Where to travel in 2018, you ask? Consider visiting these four cities and three countries, all of which will mark significant milestones and/or welcome new attractions in the year to come. Pack your bags and let your passions for history, sport, art, design and wine lead you to these exciting and wildly different destinations.
Nelson Mandela would have been 100 years old on July 18, 2018, and the country will honor their former leader with an as yet unannounced program of educational and cultural events in Johannesburg and beyond, called Nelson Mandela Centenary 2018: Be the Legacy.
Meanwhile, Africa’s first modern art museum, the Zeitz MOCAA, opened in Cape Town in 2017 with more than 100 galleries spread among nine floors; fortunately, entry tickets are valid for seven days, so feel free to take your time.
The World Design Organization has named Mexico City the World Design Capital (WDC) for 2018, honoring the city’s use of design in socially responsible efforts like a citywide bike-share program, the creation of new urban parks and the sprucing up of formerly rundown neighborhoods.
Though Mexico City is already full of vibrant attractions, such as the magnificent Palacio de Bellas Artes and the ornate, hilltop Chapultepec Castle, the Mexican capital is promoting its WDC title by using a signature shade of deep pink on everything from taxis to skyscraper lighting.
The city of New Orleans will mark its 300th anniversary in 2018 by celebrating its multicultural roots and communities, its penchant for joy and its sheer resilience.
A yearlong calendar of Tricentennial events includes an exhibition of the art collection of Philippe II, the city’s namesake Duke of Orleans; a restaging of the 1894 hit “Tabasco: A Burlesque Opera”; a gathering of tall ships from around the world; and plenty of jazz, food and fireworks. Laissez les bons temps rouler! (Let the good times roll!)
In June the Russian capital will host the 2018 World Cup at its 81,000-seat Luzhniki Stadium, part of the city’s huge Olympic complex. Between matches soccer fans can explore the adjacent Vorobyovy Hills-Gorky Park-Muzeon Park of Arts, which runs alongside the Moscow River and includes gardens, exhibition spaces and performance stages.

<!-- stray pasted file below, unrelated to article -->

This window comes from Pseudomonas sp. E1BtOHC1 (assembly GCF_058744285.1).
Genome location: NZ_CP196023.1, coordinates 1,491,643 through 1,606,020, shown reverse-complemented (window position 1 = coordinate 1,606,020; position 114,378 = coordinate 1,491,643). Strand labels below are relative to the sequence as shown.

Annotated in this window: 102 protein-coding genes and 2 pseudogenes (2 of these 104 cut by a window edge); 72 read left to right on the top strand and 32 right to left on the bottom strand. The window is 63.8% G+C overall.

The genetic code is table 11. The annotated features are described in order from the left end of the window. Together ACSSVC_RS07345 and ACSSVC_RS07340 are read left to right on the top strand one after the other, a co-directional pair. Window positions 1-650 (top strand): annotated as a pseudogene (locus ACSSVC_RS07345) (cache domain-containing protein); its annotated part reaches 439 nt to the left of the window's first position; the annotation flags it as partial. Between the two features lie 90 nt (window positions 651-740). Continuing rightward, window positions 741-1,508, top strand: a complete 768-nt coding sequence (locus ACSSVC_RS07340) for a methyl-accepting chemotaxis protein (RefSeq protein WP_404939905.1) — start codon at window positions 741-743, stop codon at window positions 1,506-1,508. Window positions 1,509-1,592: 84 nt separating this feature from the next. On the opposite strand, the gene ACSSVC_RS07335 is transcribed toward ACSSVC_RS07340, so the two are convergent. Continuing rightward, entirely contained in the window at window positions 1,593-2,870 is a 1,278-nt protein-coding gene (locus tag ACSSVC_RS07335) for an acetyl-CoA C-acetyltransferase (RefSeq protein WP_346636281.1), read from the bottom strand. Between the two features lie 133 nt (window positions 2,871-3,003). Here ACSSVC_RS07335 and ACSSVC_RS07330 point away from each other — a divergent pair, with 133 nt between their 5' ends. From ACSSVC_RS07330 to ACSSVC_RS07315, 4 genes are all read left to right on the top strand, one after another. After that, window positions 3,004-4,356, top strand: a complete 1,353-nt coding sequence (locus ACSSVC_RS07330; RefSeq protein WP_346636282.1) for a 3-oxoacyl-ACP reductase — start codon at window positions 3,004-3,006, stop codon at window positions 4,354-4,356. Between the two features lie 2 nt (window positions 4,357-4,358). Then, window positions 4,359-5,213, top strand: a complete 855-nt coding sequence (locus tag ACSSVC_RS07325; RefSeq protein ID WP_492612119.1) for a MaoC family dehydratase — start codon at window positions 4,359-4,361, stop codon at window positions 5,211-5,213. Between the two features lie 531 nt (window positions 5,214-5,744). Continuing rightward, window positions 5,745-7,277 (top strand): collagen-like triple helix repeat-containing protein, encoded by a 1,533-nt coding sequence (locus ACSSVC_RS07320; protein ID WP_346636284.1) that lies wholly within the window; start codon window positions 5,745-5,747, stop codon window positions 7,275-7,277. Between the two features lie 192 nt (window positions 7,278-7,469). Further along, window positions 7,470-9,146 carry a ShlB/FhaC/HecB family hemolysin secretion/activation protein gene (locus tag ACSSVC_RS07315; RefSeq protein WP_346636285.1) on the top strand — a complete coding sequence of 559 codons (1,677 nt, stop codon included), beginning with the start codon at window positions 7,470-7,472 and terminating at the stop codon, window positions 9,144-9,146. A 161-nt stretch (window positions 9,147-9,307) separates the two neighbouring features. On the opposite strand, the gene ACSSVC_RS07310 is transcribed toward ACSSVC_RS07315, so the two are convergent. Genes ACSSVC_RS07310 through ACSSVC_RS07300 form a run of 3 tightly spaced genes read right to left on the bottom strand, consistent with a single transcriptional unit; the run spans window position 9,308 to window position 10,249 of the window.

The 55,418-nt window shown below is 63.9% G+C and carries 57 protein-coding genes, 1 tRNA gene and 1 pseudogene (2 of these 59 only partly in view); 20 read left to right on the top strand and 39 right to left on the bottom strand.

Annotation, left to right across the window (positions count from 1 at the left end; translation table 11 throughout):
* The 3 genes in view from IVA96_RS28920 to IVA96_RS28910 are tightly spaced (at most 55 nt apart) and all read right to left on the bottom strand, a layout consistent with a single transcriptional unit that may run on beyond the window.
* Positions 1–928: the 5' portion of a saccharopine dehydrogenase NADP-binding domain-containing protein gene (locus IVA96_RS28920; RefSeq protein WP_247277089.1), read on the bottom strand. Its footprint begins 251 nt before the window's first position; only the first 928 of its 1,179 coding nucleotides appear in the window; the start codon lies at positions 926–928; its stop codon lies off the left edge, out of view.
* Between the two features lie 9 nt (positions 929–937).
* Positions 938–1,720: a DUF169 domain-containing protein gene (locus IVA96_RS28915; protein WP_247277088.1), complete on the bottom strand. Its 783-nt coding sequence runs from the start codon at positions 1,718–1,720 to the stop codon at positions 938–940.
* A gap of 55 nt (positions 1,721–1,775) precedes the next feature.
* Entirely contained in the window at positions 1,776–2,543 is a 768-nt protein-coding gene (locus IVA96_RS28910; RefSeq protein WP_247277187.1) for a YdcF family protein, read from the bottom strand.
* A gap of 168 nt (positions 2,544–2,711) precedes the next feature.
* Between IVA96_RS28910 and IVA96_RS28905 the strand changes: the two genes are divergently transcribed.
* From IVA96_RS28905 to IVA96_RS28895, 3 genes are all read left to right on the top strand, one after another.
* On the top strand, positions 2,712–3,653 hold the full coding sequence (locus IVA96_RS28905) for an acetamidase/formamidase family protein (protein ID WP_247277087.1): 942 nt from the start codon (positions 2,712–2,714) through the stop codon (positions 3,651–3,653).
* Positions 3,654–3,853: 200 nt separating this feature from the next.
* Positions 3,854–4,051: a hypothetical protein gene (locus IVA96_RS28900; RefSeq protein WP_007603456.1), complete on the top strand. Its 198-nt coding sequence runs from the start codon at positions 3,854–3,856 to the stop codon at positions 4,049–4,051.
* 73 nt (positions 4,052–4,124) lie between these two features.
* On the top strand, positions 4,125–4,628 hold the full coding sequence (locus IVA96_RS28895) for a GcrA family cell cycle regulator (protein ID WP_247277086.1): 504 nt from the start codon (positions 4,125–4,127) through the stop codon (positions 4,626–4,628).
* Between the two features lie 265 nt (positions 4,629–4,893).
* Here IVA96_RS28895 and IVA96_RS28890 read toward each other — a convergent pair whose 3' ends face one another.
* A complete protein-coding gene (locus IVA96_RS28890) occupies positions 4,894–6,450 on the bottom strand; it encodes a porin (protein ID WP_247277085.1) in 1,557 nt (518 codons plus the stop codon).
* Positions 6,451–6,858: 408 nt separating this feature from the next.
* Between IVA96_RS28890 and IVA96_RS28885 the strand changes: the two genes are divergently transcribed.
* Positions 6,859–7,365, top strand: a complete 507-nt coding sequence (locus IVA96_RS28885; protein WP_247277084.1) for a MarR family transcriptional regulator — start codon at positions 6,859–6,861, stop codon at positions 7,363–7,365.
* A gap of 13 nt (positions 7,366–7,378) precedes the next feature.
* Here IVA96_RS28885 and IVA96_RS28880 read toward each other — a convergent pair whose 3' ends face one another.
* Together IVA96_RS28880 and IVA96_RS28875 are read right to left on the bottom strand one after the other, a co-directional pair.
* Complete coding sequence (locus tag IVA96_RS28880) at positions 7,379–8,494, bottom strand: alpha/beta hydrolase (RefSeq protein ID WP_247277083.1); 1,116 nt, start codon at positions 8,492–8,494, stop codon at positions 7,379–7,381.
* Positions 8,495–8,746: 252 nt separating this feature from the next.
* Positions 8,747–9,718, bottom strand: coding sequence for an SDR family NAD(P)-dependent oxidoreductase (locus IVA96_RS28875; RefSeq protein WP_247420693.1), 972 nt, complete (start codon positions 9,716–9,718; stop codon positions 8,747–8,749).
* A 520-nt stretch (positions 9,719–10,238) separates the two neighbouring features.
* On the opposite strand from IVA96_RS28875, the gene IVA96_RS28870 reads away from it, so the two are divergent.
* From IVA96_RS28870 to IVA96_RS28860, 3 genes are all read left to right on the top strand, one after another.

And though Moscow is perhaps best known for its onion domes, ballet and political intrigues, the city is also booming with farm-to-table restaurants, electronic-music nightclubs and some of the world’s most dynamic street art.
In spring of 2018, the Ontario capital’s long-awaited Museum of Contemporary Art Toronto Canada (MOCA) will finally debut in its brand-new digs — the first five floors of the art deco–era Tower Automotive Building. The reincarnated MOCA (which was originally located in the Queen West area) will be the highlight of an 8-acre cultural complex in Toronto’s hip, artsy Lower Junction.
Plan a trip for the last weekend in May and you can also catch Doors Open Toronto to tour many of the city’s most significant buildings for free.
Scientists have recently confirmed that this small South Caucasus country was the likely birthplace of wine — and on May 26, 2018, you can join Georgia in toasting its 100th year of declaring independence from Russia. (Its status as a republic became official in 1991.)
Georgians celebrate special occasions with multi-hour feasts called supras, which feature rich stews, hearty breads and creamy cheeses, as well as wines made from indigenous grapes like the dark, earthy red saperavi and nutty, funky white rkatsiteli. These Georgian vintages are often fermented in giant clay amphorae called qvevri, just as they were some 8,000 years ago.
The 2018 Winter Olympics will be held February 9 through February 25 in the Taebaek Mountains in the city of PyeongChang (aka Gangneung or Jeongseon), which is now a mre one-hour ride from Seoul on South Korea’s new KTX high-speed rail.
Keep an eye out for Soohorang, the Games’ white tiger mascot; this feline is a familiar figure in Korean mythology, symbolizing trust, strength and protection. While in Seoul check out the newly opened Seoullo 7017, a pedestrian-only high-line park stretching for almost a mile over downtown streets.